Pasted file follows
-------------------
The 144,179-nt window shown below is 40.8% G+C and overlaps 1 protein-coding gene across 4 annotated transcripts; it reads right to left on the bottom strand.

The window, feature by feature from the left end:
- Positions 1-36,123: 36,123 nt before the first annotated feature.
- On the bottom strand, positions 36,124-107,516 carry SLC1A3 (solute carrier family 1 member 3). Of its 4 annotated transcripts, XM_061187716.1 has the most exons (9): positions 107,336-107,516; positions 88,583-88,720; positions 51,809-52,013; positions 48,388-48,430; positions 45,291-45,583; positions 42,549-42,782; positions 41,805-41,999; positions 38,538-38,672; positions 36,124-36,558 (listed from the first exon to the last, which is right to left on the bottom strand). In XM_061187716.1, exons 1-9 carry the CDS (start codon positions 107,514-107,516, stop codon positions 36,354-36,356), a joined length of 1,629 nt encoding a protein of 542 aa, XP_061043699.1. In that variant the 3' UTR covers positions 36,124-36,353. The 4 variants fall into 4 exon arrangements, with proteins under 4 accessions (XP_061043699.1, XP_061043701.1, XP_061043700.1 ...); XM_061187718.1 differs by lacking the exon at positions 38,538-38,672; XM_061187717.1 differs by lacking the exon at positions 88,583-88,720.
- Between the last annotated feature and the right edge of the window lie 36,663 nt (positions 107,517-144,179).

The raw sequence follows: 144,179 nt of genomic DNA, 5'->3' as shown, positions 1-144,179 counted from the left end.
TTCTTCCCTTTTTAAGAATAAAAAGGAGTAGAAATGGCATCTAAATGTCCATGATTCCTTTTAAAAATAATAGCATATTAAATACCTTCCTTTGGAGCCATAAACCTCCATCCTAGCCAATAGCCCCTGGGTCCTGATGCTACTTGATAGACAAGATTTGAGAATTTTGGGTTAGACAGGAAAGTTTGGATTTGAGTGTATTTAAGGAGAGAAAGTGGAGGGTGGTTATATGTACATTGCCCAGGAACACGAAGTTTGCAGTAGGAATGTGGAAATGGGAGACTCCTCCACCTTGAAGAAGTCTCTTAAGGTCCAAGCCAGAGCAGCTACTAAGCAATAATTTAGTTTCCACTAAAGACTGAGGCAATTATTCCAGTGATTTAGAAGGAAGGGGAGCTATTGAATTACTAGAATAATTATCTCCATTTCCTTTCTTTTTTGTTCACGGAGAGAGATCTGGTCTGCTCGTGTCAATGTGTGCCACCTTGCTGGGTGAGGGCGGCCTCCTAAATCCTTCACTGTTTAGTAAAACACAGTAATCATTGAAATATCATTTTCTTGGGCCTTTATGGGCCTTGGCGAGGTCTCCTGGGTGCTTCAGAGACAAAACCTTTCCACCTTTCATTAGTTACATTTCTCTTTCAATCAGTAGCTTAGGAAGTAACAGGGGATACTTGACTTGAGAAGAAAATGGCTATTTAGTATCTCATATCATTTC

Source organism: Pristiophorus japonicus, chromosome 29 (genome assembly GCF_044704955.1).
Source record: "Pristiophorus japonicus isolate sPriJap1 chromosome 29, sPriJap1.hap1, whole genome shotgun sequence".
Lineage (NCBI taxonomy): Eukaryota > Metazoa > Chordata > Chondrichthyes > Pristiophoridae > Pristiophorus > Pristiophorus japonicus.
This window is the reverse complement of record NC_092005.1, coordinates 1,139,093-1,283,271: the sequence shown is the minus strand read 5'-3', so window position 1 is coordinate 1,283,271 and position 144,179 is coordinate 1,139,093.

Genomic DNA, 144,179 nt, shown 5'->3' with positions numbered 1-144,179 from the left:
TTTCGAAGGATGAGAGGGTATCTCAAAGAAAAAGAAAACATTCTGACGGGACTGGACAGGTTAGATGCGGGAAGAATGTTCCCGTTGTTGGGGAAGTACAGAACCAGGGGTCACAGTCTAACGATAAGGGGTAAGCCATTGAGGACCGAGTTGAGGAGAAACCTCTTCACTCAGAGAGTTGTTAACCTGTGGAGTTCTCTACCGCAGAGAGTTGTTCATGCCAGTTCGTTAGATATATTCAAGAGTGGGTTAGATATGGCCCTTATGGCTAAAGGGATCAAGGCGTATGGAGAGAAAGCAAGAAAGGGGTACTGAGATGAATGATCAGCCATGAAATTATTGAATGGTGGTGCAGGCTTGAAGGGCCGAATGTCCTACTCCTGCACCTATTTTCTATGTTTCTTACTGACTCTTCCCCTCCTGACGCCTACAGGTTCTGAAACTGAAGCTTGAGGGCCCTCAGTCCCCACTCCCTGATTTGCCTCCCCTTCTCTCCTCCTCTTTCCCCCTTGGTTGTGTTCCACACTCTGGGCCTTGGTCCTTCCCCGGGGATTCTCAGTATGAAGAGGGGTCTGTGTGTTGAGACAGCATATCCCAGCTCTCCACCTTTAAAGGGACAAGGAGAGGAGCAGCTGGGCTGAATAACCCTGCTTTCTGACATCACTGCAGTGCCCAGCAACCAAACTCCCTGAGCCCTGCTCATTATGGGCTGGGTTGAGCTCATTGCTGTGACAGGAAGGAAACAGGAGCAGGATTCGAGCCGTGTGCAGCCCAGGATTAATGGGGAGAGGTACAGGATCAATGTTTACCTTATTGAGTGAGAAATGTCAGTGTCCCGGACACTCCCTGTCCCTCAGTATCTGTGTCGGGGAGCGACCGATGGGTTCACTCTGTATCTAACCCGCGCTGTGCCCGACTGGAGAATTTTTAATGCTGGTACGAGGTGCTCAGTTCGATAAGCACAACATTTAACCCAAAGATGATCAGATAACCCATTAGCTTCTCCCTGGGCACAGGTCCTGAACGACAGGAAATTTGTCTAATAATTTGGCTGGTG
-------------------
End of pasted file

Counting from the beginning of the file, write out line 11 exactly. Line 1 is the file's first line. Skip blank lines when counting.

This window is the reverse complement of record NC_092005.1, coordinates 1,139,093-1,283,271: the sequence shown is the minus strand read 5'-3', so window position 1 is coordinate 1,283,271 and position 144,179 is coordinate 1,139,093.